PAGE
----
News / Europe

Russians Turn Out to Protest Putin

Russian opposition leader Alexei Navalny gestures during major protest rally in Bolotnaya Square, Moscow, May 6, 2013.
Russian opposition leader Alexei Navalny gestures during major protest rally in Bolotnaya Square, Moscow, May 6, 2013.
James Brooke
One year after Vladimir Putin was inaugurated as president of Russia for the third time, opposition leader Alexei Navalny led protesters in chanting “Putin Thief.”
 
While the white ribbons, iPads and anti-Putin placards were reminders of the big protests of last year, Monday’s long-awaited rally was marred by tragedy.
 
Hours before protesters arrived, a tower of loudspeakers fell over, killing a volunteer. Navalny was forced to speak through a bullhorn, his words reaching only hundreds of the thousands who turned out on a chill, overcast evening.
 
“I am fighting for a new future for my family," Navalny told the crowd from a flatbed truck. “I have no other country, no other people.”
 
In a larger sense, the Russian opposition leader’s words reach a far smaller audience than one year ago. Blacklisted by mainstream media, his political party denied registration, Navalny is now on trial for what he calls political charges.
 
With Russia’s democratic opposition on the defensive, Monday’s rally was devoted to demanding freedom for 26 protesters indicted for taking part in the rally one year ago. Their black and white portraits dominated today’s gathering. Placards called for release of Russia’s “political prisoners.”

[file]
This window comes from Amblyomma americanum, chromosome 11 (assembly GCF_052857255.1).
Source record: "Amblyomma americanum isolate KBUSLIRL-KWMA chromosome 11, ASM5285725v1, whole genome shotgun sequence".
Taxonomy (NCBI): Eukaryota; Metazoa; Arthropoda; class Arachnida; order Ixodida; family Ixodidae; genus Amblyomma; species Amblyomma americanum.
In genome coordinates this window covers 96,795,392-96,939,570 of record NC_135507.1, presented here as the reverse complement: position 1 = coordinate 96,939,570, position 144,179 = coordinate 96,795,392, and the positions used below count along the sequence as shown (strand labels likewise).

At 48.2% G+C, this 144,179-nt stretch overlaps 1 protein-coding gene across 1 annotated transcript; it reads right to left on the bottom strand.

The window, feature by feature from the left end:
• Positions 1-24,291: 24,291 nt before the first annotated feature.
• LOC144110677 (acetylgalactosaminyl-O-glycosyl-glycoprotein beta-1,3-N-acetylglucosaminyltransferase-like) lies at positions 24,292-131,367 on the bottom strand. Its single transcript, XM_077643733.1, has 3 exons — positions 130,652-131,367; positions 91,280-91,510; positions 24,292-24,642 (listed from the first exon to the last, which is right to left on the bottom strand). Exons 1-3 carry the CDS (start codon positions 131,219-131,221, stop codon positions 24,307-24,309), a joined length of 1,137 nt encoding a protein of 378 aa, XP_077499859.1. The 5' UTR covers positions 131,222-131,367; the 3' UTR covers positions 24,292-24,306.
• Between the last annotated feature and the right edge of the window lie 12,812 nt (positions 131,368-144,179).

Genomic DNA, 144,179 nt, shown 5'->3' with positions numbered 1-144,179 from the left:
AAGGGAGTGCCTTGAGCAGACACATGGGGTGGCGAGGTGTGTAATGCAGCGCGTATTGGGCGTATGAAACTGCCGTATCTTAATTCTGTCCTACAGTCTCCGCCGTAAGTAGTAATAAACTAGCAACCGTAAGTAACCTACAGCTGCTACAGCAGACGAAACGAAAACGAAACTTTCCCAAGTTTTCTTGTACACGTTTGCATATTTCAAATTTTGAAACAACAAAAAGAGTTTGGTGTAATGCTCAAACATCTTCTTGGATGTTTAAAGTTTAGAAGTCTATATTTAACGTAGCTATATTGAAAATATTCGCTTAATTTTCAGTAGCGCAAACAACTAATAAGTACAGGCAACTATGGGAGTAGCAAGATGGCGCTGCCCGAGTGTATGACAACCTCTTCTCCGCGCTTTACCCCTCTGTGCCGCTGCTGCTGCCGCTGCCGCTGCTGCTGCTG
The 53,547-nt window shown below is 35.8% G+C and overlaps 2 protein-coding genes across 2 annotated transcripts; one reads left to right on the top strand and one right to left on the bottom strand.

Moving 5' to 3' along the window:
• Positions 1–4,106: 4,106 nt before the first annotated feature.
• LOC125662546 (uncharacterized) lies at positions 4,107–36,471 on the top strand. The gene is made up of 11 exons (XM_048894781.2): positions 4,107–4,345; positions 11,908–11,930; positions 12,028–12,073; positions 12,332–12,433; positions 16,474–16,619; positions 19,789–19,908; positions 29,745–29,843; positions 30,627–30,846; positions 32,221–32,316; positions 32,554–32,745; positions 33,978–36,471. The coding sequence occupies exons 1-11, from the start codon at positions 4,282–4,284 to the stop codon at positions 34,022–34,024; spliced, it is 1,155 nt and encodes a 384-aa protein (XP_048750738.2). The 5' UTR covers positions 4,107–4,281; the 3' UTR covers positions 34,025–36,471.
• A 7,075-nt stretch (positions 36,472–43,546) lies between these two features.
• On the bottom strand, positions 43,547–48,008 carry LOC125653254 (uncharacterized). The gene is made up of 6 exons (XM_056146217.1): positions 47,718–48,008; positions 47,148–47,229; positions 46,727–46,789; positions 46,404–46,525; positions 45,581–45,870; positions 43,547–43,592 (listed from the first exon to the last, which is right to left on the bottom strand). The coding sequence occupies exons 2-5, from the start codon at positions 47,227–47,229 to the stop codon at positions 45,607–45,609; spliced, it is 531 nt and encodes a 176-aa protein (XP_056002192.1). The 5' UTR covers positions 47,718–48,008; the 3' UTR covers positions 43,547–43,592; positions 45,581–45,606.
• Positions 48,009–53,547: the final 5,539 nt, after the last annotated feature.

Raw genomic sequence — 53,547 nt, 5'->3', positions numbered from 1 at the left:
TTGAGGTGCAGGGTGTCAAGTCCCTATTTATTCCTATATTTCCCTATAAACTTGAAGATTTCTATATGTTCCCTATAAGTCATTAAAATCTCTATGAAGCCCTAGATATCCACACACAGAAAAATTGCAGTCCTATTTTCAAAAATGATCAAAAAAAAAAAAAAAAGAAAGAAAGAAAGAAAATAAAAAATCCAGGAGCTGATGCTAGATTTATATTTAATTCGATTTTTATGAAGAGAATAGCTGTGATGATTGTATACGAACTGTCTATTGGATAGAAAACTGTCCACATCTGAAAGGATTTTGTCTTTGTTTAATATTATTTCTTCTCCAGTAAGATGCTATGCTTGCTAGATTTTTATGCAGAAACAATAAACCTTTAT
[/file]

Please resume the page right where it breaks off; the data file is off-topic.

Alexander Brakhov held a sign asking, “Should a thief sit in the Kremlin, or in jail?”
 
"The important thing is there is a big number of people, this will be a big help for the political prisoners," Brakhov said.
 
Crowd estimates hovered around 15,000, a fraction of the 50,000 estimated to have turned out one year ago, on the eve of Putin’s return to the presidency.
 
Critics say that Putin’s first year back as president has been marked by new laws restricting freedom of assembly and independent non-governmental organizations. Monday's protesters were greeted by rows upon rows  of “cosmonauts” — bubble-helmeted riot police — and “robocops” — black-uniformed police in special body armor.
 
Hours before the rally, Lilia Shevtsova, senior associate of the Carnegie Moscow Center, called the protest a test: "For us, for our ability to take to the street to defend our people, for our ideals, and first of all for our people in prison."
 
Roman Dobrokhotov, a 29-year-old office worker who arrived in a business suit, was joined by friends to promote their new political party — the December 5 Party. Looking around, he said he saw a cross-section of Moscow.
 
"There are people of all categories here, starting with businessmen and top managers, and ending with pensioners," he said.